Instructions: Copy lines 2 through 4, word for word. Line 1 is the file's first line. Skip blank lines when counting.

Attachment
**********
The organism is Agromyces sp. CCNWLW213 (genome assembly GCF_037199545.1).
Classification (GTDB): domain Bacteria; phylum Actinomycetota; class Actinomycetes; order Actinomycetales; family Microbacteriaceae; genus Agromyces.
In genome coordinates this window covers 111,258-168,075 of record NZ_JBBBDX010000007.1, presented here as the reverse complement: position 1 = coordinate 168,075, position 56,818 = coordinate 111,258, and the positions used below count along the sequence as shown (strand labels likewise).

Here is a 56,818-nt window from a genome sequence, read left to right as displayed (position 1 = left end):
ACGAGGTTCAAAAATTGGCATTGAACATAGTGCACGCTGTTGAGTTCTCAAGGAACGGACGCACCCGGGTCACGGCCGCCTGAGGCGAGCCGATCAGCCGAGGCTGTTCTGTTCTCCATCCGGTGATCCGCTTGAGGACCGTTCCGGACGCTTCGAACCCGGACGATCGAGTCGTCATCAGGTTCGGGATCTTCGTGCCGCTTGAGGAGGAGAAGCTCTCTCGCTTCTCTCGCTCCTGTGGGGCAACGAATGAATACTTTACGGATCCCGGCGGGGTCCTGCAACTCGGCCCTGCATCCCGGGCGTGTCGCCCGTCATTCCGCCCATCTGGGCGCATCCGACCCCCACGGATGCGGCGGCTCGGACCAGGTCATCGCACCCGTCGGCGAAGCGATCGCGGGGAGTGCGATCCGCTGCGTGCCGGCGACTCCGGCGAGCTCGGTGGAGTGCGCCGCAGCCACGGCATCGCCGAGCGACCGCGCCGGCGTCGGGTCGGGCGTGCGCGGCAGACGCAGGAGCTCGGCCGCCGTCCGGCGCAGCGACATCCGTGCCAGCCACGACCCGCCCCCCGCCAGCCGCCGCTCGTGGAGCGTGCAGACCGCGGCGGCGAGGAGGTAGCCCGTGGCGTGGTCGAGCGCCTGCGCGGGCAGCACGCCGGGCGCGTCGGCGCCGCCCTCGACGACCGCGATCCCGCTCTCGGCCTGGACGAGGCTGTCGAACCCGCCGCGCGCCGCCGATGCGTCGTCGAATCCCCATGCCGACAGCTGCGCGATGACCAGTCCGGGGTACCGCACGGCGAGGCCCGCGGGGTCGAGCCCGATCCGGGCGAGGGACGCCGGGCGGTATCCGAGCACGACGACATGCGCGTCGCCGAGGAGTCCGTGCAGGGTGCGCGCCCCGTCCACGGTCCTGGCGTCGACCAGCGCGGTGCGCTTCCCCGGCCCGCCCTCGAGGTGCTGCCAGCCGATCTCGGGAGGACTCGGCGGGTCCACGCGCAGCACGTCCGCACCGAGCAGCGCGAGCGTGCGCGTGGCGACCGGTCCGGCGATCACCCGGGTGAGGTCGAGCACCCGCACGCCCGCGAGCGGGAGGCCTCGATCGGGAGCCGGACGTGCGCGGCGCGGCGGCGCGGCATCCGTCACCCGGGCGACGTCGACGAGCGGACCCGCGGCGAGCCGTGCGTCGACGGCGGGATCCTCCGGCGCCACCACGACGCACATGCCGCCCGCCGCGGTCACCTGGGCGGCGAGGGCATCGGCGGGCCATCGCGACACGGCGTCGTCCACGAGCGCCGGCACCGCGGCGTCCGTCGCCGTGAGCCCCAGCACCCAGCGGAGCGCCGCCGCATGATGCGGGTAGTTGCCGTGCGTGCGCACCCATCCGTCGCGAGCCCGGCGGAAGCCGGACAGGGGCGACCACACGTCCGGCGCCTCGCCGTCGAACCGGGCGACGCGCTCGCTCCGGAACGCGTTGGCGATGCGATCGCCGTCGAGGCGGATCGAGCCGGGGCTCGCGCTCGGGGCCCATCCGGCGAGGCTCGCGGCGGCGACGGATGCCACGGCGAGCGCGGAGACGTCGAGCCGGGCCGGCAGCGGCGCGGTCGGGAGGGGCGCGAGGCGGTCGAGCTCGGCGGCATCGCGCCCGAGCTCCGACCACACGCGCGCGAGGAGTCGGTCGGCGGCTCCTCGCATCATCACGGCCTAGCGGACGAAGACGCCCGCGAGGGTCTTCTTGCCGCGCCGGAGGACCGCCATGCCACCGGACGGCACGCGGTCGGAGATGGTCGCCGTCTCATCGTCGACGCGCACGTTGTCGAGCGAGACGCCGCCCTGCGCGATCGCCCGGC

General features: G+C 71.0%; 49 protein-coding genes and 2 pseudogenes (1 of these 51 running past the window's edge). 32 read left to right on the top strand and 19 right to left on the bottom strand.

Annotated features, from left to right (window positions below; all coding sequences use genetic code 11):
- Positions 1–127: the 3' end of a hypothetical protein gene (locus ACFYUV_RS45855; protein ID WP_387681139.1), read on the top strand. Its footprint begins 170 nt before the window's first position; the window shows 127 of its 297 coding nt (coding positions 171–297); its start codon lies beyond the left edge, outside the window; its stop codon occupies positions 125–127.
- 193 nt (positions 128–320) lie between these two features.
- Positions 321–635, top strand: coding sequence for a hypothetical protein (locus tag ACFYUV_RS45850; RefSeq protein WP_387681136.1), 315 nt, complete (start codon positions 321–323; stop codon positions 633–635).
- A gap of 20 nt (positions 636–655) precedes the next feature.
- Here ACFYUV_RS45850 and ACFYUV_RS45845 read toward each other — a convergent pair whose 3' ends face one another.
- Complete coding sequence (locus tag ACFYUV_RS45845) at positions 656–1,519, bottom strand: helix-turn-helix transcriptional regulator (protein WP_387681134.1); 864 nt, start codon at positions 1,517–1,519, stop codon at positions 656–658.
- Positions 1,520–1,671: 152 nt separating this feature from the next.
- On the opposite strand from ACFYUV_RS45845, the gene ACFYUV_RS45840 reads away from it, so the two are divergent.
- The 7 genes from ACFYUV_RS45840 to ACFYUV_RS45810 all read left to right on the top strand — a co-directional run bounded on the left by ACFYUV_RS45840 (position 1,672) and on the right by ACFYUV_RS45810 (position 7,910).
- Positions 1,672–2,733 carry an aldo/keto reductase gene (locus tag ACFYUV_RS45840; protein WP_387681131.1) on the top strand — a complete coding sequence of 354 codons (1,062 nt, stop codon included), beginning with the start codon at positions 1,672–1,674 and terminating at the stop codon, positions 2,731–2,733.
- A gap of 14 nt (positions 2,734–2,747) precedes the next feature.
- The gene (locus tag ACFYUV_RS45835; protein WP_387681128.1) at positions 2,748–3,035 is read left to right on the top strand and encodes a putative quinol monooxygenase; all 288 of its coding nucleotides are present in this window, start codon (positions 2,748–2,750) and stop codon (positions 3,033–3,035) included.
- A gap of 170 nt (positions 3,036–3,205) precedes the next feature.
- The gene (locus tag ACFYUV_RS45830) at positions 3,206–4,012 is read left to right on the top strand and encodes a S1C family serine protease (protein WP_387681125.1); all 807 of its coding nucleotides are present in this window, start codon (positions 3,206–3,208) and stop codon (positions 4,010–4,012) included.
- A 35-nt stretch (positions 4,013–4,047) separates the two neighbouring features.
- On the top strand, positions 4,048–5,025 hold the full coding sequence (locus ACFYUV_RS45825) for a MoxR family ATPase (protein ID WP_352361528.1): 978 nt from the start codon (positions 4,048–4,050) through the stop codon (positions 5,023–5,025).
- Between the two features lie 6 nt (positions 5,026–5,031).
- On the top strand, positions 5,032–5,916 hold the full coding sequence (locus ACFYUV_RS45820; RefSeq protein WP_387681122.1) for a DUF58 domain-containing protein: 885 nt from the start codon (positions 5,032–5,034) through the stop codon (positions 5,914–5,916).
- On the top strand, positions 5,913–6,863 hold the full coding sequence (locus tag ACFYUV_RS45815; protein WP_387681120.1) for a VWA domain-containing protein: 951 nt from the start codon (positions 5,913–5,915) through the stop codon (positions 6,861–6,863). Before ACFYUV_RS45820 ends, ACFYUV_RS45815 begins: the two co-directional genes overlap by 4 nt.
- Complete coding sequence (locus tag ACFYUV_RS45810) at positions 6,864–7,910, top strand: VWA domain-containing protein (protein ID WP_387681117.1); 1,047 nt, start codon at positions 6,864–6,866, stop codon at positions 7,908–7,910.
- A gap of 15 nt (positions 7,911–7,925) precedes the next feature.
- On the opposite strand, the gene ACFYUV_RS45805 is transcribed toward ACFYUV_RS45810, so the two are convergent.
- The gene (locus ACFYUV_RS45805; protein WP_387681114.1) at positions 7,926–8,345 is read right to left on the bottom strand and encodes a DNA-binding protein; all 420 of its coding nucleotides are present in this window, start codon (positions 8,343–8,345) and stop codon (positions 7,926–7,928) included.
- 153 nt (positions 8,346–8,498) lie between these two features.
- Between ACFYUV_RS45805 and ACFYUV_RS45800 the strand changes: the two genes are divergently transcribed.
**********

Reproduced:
Classification (GTDB): domain Bacteria; phylum Actinomycetota; class Actinomycetes; order Actinomycetales; family Microbacteriaceae; genus Agromyces.
In genome coordinates this window covers 111,258-168,075 of record NZ_JBBBDX010000007.1, presented here as the reverse complement: position 1 = coordinate 168,075, position 56,818 = coordinate 111,258, and the positions used below count along the sequence as shown (strand labels likewise).

Here is a 56,818-nt window from a genome sequence, read left to right as displayed (position 1 = left end):